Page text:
The plaintiff argues that the insurer is barred from asserting a "defense" based on the anti-stacking provisions of the policies because the issue was not raised in the briefing of the first appeal.

The plaintiff's action, though styled "equitable garnishment," was a suit for monetary recovery rather than a garnishment process ancillary to the tort claim. See § 379.200, RSMo 1986. Whatever the procedure, however, recovery may only be had in accordance with the terms of the policies. It is not necessary to plead as affirmative defenses policy provisions defining the coverage. Rule 55.08.

The trial court initially found that Scott was not an insured within the terms of the policies, and that the plaintiff was therefore entitled to nothing. This finding disposed of the entire case. The court might have made a conditional ruling on the anti-stacking provision referred to in the defendant-insurer's memorandum, but was not obliged to do so. There could be efficiency in such conditional rulings in court-tried cases because the whole case may often be fully disposed of with one appeal even if error is found, but such rulings may require extra time and effort and the trial judge may exercise discretion as to the scope of his findings and conclusions so long as the issues supporting the judgment rendered are disposed of.

Neither party mentioned the matter of stacking in the briefs in the court of appeals. The plaintiff argued that the trial court erred in finding that Scott was an insured and concluding that the policies did not provide coverage for his liability. The insurer responded to these points but did not include an alternative point arguing in effect that, even if the judgment were in error, the plaintiff could recover only the policy limit of one policy.

Contrary to the plaintiff's suggestion, the defendant could not have cross-appealed from the failure of the trial court to rule the stacking point. It was not aggrieved by the judgment wholly in its favor and lacked standing to appeal.[3] It could have included the alternative point just described, *150 seeking to limit the plaintiff's recovery in the event of reversal. We do not believe, however, that it would be fair to hold that the insurer waived its right to argue about the maximum amount of recovery when it failed to include the stacking issue in its brief. The respondent's responsibility, essentially, is to support the judgment. Neither the language of the rules nor any case law we are aware of compels the inclusion in the respondent's brief of alternative or conditional points not raised by the appellant.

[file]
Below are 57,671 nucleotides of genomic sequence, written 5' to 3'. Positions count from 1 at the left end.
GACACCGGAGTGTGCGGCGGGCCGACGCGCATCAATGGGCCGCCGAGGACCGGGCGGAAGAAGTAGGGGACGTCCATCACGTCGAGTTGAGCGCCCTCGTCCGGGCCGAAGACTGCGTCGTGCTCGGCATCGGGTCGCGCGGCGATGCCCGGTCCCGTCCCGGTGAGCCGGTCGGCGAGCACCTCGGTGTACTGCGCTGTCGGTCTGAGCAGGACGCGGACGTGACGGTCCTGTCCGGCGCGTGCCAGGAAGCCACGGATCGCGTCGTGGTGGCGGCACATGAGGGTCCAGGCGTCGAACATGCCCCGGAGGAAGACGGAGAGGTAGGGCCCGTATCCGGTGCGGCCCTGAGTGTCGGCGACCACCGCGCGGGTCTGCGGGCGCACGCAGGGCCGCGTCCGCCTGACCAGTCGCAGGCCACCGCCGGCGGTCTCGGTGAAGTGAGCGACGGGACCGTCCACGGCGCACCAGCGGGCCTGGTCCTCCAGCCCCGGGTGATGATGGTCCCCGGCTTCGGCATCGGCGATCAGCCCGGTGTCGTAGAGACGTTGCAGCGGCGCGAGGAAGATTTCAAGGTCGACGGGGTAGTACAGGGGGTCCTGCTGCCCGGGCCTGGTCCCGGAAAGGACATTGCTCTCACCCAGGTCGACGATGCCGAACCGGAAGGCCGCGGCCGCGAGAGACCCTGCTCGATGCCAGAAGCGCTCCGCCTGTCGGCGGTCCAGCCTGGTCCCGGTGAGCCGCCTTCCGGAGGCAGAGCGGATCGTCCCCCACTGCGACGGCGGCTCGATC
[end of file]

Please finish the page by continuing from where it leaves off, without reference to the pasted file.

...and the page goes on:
The court of appeals on the first appeal simply mandated that the judgment be "reversed." It did not exercise its authority under Rule 84.14 to "give such judgment as the court ought to give."[4] Nor did it make the calculations necessary to "dispose finally of the case." The opinion made no mention of the stacking point. It gave no express directions as to the judgment to be entered on remand.

The insurer called the court of appeals' attention to the stacking problem in its motion for rehearing or transfer. The motions were summarily denied, as are the great bulk of post-opinion motions. The court of appeals was justified in overruling the motions without considering an issue not briefed and not covered in its opinion. This does not constitute a ruling on such an issue.

The insurer's application for transfer in this Court raised, among other issues, the failure to dispose of the stacking issue. This application was summarily denied. The denial does not constitute a ruling on any issue in the case and does not foreclose consideration of the stacking issue. It simply shows that a majority of the judges of this Court found no reason such as importance, conflict, or need for reexamination of the law, by reason of which this Court should assume jurisdiction. Mo. Const., Art. V, § 10; Rule 83.03.

The circuit court, on remand, had the authority to enter a judgment consistent with the opinion and the mandate. This connotes the power to make all necessary rulings on undisposed points.